Hold-Over Admissions: Are They Educational for Residents?
J Gen Intern Med. 2013 Oct 26;
Authors: Bump GM, Zimmer SM, McNeil MA, Elnicki DM
PURPOSE: Since implementation of resident duty-hour restrictions, many academic medical centers utilize night-float teams to admit patients during off hours. Patients are transferred to other resident physicians the subsequent morning as "hold-over admissions." Despite the increase of hold-over admissions, there are limited data on resident perceptions of their educational value. This study investigated resident perceptions of hold-over admissions, and whether they approach hold-over admissions differently than new admissions.
METHOD: Survey of internal medicine residents at an academic medical center.
RESULTS: A total of 111 residents responded with a response rate of 71 %. Residents reported spending 56.2 min (standard deviation [SD] 18.9) compared to 80.0 min (SD 25.8) admitting new patients (p < 0.01). Residents reported spending significantly (p < 0.01) less time reviewing the medical record, performing histories, examining patients, devising care plans and writing orders in hold-over admissions compared to new admissions. Residents had neutral views on the educational value of hold-over admissions. Features that significantly (p < 0.01) increased the educational value of admissions included severe illness, patient complexity, and being able to write the initial patient care orders. Residents estimated 42.5 % (SD 14) of their admissions were hold-over patients.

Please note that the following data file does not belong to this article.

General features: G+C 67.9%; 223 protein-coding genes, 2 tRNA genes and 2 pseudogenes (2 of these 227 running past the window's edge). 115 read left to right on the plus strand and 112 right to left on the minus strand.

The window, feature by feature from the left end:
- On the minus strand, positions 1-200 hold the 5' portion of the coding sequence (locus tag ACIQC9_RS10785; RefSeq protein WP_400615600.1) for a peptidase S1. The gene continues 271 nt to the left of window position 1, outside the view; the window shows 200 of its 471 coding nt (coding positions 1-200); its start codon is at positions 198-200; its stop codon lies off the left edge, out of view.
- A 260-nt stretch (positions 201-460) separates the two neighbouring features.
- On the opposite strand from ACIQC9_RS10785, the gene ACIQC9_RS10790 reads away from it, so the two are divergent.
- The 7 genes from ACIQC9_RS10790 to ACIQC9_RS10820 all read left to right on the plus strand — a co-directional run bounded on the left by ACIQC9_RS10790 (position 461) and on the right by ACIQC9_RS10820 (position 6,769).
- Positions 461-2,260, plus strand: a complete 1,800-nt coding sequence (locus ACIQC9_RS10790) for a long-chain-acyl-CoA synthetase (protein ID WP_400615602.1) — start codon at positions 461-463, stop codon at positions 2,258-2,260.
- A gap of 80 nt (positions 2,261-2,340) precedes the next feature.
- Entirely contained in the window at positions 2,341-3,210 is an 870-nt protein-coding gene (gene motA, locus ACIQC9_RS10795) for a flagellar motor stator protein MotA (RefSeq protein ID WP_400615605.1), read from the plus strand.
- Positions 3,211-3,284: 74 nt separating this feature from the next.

CONCLUSIONS: Residents spend less time in all aspects of admitting hold-over patients. Despite less time spent admitting hold-over patients, residents had neutral views on the educational value of such admissions.
PMID: 24163152 [PubMed - as supplied by publisher]